Strong US consumer helping to power economy in 2020
Consumer spending and the labor market remain strong, despite a dark economic outlook
Strong consumer spending is expected to continue propping up the U.S. economy in 2020, even in a tumultuous election year that’s likely to rattle the financial markets.
Despite the U.S.-China trade war, political uncertainty in Europe and sluggish growth abroad, a global slowdown in industrial output and business investment is unlikely to spread to the U.S. economy, according to a report published by Capital Ideas, an online group backed by investment management firm Capital Group.
That’s because consumer spending, which accounts for more than two-thirds of the country’s GDP, has remained solid, even in the face of an increasingly stormy outlook. (Manufacturing and export activity, meanwhile, make up just 12 percent of GDP).
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In December, consumer confidence dipped unexpectedly to 126.5 from 126.8 in November. Still, a majority of consumers -- 38.7 percent -- continued to judge business conditions as “good,” while the percent who viewed conditions as “bad” fell.
The labor market, however, remains strong: Unemployment, at 3.5 percent, is at a half-century low and wages are beginning to gradually increase.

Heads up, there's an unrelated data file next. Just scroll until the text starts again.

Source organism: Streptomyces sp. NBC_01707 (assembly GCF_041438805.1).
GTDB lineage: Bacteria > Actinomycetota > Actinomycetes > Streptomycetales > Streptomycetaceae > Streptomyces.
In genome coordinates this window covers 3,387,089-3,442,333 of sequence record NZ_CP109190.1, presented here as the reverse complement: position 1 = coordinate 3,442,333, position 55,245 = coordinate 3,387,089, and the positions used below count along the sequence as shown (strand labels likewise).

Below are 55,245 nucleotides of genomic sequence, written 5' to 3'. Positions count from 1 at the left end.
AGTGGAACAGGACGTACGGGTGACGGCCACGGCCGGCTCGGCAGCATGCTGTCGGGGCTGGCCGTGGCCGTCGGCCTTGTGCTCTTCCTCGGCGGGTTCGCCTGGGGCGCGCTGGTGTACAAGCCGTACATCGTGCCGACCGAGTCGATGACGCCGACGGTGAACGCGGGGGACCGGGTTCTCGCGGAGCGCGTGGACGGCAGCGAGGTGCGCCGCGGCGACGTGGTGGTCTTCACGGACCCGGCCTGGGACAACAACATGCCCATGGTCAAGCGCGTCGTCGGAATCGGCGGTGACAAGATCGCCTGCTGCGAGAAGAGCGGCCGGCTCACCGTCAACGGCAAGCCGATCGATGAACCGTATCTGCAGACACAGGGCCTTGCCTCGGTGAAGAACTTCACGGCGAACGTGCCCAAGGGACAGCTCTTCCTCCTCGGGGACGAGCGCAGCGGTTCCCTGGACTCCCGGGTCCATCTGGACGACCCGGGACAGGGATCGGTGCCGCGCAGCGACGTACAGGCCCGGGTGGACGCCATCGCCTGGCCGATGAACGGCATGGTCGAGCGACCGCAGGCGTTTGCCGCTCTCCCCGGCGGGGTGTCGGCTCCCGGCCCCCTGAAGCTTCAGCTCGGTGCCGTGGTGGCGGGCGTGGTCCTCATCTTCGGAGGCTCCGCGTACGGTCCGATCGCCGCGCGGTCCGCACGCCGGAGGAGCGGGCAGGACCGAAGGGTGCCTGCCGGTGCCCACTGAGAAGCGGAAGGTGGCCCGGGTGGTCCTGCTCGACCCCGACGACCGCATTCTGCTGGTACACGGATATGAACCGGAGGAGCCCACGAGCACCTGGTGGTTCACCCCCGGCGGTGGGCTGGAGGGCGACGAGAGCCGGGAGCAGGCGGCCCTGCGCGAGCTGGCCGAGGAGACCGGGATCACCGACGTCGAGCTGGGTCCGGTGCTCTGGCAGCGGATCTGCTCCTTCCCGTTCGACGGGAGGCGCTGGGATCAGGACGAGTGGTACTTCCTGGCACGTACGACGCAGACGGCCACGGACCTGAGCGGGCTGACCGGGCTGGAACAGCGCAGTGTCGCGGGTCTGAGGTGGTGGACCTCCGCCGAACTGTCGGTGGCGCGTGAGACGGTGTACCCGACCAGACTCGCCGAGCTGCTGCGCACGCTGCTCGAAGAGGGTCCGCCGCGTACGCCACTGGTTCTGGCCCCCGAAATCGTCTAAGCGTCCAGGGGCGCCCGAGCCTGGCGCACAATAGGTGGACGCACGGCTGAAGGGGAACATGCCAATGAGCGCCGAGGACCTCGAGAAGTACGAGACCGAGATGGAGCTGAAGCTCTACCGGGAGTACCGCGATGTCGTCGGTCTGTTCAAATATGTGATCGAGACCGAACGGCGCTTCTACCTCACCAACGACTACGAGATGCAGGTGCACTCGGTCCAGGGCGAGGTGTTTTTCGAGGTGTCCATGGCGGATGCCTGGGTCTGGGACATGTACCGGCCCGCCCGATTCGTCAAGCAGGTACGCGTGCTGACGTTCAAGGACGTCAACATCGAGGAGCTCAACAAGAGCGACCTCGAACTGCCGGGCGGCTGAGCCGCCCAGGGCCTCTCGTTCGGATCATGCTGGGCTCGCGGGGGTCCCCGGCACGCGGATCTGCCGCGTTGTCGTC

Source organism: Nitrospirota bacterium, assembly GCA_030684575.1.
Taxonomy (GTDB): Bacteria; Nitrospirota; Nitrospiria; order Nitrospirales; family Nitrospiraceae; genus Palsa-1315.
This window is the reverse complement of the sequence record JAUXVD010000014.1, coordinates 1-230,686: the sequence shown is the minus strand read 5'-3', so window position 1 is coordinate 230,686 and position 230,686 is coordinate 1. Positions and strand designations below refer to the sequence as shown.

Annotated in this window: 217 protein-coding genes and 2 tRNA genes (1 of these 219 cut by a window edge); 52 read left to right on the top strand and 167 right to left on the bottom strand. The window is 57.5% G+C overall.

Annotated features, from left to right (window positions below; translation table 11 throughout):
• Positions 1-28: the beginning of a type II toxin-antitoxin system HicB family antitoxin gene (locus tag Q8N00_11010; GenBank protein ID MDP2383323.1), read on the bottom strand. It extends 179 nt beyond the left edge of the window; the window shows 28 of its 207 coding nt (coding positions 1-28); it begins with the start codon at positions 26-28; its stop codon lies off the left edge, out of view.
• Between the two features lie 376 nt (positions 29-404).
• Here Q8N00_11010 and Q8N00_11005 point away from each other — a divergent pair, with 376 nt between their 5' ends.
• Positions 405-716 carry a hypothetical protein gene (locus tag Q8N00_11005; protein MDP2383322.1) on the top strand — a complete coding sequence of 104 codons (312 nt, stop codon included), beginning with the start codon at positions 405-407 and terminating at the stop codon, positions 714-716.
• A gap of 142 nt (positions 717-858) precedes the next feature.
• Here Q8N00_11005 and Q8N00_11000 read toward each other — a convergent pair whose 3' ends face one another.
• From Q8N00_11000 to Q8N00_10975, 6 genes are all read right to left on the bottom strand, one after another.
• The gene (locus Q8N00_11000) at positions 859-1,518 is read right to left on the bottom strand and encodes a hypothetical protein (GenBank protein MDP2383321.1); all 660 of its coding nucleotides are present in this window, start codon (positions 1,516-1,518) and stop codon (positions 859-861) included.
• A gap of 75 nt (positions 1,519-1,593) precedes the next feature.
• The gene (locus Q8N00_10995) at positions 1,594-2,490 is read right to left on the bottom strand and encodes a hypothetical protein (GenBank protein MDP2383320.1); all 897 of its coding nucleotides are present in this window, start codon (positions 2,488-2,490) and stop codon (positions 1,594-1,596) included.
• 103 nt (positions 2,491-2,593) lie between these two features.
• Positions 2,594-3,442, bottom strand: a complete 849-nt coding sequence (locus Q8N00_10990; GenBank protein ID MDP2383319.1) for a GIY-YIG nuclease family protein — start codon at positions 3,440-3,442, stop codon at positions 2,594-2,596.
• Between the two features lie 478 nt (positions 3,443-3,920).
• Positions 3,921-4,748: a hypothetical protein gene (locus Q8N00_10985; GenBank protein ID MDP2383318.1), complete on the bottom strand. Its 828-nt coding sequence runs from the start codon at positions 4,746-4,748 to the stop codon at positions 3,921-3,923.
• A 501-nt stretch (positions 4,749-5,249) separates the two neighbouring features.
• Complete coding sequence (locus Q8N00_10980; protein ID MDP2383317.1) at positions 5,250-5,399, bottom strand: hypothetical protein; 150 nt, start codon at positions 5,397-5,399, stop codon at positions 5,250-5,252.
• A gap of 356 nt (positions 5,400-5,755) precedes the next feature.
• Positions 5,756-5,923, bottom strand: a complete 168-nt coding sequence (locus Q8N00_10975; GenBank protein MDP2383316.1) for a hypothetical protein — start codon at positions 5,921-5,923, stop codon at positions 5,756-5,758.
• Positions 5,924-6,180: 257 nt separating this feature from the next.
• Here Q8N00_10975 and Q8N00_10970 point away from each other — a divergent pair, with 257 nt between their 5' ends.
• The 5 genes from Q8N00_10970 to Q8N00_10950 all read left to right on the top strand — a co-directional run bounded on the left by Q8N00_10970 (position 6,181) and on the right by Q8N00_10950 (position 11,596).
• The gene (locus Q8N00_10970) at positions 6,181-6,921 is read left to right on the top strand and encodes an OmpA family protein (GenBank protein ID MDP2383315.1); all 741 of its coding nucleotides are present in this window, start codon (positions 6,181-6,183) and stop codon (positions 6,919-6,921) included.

“We are seeing a tale of two economies," Capital Group economist Darrell Spence said in a statement. “While manufacturing has been weak, solid employment and wage gains are providing support for growth in purchasing power. If this consumer strength continues, I believe it can offset weakness elsewhere in the economy."
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Another factor that will help to sustain the record-long economic expansion through this year is easier monetary policy, according to the report. In 2019, the Federal Reserve made three modest interest rate cuts, setting the benchmark federal funds rate to a range between 1.5 percent and 1.75 percent.
Those changes to monetary policy will help insulate the economy from a recession, according to Spence.
"It takes a while for interest rate cuts to have an impact," he said. "The central bank actions we've seen this year won't really kick in until the first half of 2020.”
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That’s not to mention the significant strides the U.S. and China have made toward potentially ending the bitter trade war, which has culminated in hundreds of billions of dollars in tariffs.
In December, the world’s two largest economies announced a preliminary deal, which President Trump said will be signed on Jan. 15 at the White House. Any progress in the trade war, however, will likely boost near-term growth and send markets higher, the report found.
"Even if trade issues put further pressure on the economy, investors should remember that smart companies are fluid and can adapt to changing circumstances,” equity portfolio manager Alan Berro said. “Many companies have already begun reconfiguring their supply chains, for example."